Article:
The June 19, 2012, U.S. Drought Monitor (available at http://droughtmonitor.unl.edu/monitor.html) rated as “abnormally dry” about 18 percent of Virginia, in two areas: a section of Southside from about Richmond to the North Carolina border; and the southwestern corner of the state (essentially the area west of the New River basin). (The Drought Monitor notes that it “focuses on broad-scale conditions, and local conditions may vary.” See rating categories below.) This compares to 54 percent of Virginia rated abnormally dry in mid-May, 62 percent abnormally dry (or worse) and 11 percent in “moderate drought” in mid-April, 19 percent abnormally dry in mid-March, and 26 percent abnormally dry in mid-February. At this time last year (week of June 21, 2011), about 34 percent of Virginia was rated as abnormally dry (or worse), 19 percent was rated in moderate drought or worse, and about 1 percent was rated in “severe drought.” For the current Virginia drought map, see http://droughtmonitor.unl.edu/DM_state.htm?VA,SE (a link to archived maps and tabular data is available there, as well).
The Drought Monitor’s categories, from mildest to most severe, are as follows:
D0 = Abnormally Dry
D1 = Moderate Drought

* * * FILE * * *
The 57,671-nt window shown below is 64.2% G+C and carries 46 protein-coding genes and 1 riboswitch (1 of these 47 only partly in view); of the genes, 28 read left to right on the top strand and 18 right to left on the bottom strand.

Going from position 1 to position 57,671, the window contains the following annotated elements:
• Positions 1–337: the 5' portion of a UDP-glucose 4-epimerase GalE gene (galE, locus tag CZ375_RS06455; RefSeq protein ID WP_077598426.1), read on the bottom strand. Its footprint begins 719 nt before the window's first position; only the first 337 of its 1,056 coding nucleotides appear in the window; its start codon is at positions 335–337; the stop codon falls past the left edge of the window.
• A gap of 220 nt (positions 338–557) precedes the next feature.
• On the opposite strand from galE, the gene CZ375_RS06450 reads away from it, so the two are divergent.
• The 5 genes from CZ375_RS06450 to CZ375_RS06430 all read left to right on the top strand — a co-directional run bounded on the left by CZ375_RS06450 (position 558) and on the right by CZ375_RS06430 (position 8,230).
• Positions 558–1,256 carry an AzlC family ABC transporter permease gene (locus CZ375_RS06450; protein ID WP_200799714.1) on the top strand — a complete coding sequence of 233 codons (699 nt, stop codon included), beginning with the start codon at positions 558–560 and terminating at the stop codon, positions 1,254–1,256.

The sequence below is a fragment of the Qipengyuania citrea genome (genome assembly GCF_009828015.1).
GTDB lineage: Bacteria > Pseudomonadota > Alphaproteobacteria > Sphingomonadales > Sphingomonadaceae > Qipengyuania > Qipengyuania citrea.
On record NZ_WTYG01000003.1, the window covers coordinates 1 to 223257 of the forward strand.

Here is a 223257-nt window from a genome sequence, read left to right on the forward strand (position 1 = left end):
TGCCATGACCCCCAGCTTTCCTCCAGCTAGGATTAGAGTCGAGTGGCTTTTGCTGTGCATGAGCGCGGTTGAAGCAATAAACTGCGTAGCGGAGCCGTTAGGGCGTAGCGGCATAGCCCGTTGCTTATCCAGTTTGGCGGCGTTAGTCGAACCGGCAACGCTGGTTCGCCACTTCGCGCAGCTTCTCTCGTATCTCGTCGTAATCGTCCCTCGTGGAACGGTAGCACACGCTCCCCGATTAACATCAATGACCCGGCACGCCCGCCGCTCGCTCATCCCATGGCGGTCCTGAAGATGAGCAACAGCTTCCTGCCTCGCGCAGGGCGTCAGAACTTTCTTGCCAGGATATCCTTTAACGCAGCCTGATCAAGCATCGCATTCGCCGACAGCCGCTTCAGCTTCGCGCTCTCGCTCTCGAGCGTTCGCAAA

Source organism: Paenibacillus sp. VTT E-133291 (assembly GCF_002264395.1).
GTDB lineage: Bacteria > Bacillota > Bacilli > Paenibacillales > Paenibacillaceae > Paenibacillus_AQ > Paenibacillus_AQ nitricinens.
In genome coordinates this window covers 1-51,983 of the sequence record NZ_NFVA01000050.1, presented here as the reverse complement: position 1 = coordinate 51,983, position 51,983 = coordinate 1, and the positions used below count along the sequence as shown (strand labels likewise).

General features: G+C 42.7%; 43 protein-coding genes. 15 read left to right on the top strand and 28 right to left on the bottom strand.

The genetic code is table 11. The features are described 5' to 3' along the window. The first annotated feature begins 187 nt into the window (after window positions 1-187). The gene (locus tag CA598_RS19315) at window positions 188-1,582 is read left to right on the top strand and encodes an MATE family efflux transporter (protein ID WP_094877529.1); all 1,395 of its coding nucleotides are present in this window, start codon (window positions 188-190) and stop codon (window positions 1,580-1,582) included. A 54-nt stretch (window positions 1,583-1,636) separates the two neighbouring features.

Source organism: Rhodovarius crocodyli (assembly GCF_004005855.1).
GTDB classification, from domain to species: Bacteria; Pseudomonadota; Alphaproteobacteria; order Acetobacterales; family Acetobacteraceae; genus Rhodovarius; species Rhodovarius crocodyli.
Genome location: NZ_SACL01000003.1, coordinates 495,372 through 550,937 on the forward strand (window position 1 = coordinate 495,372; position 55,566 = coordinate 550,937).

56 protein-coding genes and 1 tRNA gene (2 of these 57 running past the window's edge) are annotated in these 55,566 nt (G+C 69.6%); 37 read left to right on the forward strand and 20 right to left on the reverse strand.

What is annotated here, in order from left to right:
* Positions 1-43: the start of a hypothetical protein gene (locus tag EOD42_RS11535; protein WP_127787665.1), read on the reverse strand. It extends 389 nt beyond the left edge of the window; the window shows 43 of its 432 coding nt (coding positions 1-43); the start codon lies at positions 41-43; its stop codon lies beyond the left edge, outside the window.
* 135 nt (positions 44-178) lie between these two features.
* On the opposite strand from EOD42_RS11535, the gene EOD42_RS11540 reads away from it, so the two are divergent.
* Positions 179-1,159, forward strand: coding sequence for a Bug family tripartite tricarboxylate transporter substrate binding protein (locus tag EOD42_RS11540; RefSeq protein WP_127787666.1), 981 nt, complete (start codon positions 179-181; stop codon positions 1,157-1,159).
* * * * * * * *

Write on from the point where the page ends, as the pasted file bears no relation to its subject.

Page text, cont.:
D2 = Severe Drought
D3 = Extreme Drought
D4 = Exceptional Drought
The Virginia Drought Monitoring Task Force, a collaboration of state and federal agencies, issued its most recent Drought Status Report on June 11, 2012. A link to that report is available online at http://www.deq.virginia.gov/Programs/Water/WaterSupplyWaterQuantity/Drought.aspx.
The Drought Monitoring Task Force also daily produces a map rating groundwater levels, precipitation deficits, reservoir storage, and stream flow conditions across the Commonwealth. In each area, a color code indicates “normal,” “watch,” “warning,” or “emergency conditions.” The June 22, 2012, map is shown below. Note the emergency ratings (in red) for stream flow in parts of southeastern Virginia, and the emergency or warning ratings (in orange) for precipitation in northwestern, south-central, and southeastern Virginia. The current map and more information on the ratings are available online at the Web site listed above.
Elsewhere in the United States, the following states had at least 50 percent of their area rated in severe drought (or worse) by the June 19 Drought Monitor (percentage in parenthesis):
New Mexico (81%)
Note that Texas, which started 2012 with 85 percent of the state rated in severe drought (or worse) and 33 percent of the state rated in exceptional drought, has improved to only 27 percent in severe drought (or worse) and only about no areas of exceptional drought. still a serious situation, but vastly better than the historic conditions that persisted through 2011. South Carolina and Georgia are in similar situations—still large areas of serious conditions, but some improvement over the past three months or so. Meanwhile, states that have considerably worsened in the past three months include Arizona, Colorado, Kentucky, Illinois, Indiana, Missouri, New Mexico, and Utah.
On the positive side, the June 21 Drought Monitor categorized only about 0.2 percent of the entire United States in exceptional drought (the driest category), compared to over 9 percent from June 21 through October 4, 2011.